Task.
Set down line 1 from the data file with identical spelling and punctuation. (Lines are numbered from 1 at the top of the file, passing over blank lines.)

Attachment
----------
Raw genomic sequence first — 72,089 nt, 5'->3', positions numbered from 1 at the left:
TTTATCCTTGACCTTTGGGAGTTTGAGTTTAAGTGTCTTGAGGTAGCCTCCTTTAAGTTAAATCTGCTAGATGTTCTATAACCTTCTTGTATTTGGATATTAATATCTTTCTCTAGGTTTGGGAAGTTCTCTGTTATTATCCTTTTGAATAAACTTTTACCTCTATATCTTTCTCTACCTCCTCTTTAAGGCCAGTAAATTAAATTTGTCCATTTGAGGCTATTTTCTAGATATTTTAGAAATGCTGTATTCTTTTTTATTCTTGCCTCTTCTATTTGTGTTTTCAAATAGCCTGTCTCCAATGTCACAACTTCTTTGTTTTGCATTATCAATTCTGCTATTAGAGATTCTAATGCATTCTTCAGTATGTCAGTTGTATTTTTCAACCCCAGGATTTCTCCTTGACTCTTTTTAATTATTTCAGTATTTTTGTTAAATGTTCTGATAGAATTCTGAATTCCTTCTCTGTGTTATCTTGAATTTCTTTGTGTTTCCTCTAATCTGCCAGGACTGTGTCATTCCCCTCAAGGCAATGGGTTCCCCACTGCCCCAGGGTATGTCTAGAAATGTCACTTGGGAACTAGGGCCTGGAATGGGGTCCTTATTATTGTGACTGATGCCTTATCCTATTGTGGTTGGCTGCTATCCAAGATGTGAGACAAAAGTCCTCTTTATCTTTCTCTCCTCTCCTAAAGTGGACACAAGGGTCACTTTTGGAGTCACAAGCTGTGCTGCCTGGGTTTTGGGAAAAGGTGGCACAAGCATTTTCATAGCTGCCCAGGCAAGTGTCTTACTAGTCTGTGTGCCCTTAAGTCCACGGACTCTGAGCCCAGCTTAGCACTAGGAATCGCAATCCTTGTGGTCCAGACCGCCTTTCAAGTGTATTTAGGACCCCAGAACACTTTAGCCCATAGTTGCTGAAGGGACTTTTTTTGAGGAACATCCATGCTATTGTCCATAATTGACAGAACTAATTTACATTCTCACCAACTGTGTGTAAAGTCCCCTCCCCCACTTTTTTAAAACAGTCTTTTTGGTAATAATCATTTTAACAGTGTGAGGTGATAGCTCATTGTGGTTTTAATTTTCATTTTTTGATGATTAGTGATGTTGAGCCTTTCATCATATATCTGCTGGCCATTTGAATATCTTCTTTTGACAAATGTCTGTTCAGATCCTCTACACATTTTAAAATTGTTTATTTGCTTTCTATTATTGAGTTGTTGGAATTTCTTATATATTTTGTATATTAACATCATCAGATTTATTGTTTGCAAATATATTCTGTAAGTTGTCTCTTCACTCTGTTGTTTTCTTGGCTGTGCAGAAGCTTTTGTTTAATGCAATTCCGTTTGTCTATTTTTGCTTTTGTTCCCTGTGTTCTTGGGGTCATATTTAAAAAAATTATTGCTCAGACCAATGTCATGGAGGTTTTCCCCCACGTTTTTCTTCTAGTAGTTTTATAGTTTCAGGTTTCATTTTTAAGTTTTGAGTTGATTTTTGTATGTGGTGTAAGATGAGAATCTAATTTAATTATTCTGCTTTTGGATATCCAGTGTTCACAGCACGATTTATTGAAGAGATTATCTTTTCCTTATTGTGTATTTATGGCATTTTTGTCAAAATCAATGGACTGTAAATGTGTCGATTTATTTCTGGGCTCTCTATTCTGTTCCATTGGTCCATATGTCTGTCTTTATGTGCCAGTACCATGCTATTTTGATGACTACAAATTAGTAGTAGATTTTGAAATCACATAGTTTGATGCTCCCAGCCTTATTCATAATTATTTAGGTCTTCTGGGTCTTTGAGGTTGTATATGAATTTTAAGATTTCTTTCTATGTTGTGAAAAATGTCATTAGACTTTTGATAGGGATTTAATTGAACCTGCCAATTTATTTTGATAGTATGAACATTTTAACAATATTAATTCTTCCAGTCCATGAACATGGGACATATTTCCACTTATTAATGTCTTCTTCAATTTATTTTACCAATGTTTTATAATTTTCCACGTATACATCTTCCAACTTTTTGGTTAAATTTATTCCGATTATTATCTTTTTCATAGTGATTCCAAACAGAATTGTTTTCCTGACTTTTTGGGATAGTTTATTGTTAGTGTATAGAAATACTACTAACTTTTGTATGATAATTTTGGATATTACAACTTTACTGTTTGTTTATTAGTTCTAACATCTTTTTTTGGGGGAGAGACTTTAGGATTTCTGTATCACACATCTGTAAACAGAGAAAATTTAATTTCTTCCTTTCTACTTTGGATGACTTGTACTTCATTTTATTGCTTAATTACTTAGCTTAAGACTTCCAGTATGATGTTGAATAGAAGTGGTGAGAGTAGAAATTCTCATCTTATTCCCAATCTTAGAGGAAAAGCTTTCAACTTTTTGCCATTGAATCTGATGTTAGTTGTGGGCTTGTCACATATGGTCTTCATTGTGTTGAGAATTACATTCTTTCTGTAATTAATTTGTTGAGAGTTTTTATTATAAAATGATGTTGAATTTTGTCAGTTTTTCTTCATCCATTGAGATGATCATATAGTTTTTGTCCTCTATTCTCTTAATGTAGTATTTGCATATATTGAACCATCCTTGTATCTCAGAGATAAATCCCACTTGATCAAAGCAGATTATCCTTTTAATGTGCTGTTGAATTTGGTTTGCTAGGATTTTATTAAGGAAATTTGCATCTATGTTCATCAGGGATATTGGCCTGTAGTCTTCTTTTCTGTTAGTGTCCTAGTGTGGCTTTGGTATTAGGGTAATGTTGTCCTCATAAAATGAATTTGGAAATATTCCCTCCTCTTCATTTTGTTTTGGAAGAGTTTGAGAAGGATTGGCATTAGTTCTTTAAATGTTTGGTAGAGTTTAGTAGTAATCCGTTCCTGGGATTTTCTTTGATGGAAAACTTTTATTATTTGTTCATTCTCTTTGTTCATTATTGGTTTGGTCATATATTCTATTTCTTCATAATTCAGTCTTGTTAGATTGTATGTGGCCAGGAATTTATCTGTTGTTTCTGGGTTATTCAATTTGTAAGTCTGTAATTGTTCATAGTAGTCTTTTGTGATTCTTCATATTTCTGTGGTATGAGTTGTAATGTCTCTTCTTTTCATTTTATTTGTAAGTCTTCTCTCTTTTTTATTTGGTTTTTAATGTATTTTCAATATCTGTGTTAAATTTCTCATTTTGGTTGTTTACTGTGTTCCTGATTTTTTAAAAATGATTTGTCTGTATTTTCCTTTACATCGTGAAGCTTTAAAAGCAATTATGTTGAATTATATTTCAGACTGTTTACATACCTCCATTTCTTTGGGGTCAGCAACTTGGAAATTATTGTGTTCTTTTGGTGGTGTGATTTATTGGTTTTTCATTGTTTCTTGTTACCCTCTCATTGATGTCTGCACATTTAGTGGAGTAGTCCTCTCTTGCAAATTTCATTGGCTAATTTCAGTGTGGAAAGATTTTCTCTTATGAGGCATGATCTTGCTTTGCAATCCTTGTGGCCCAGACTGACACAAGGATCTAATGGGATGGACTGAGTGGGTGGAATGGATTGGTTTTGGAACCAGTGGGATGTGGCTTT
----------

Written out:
Raw genomic sequence first — 72,089 nt, 5'->3', positions numbered from 1 at the left: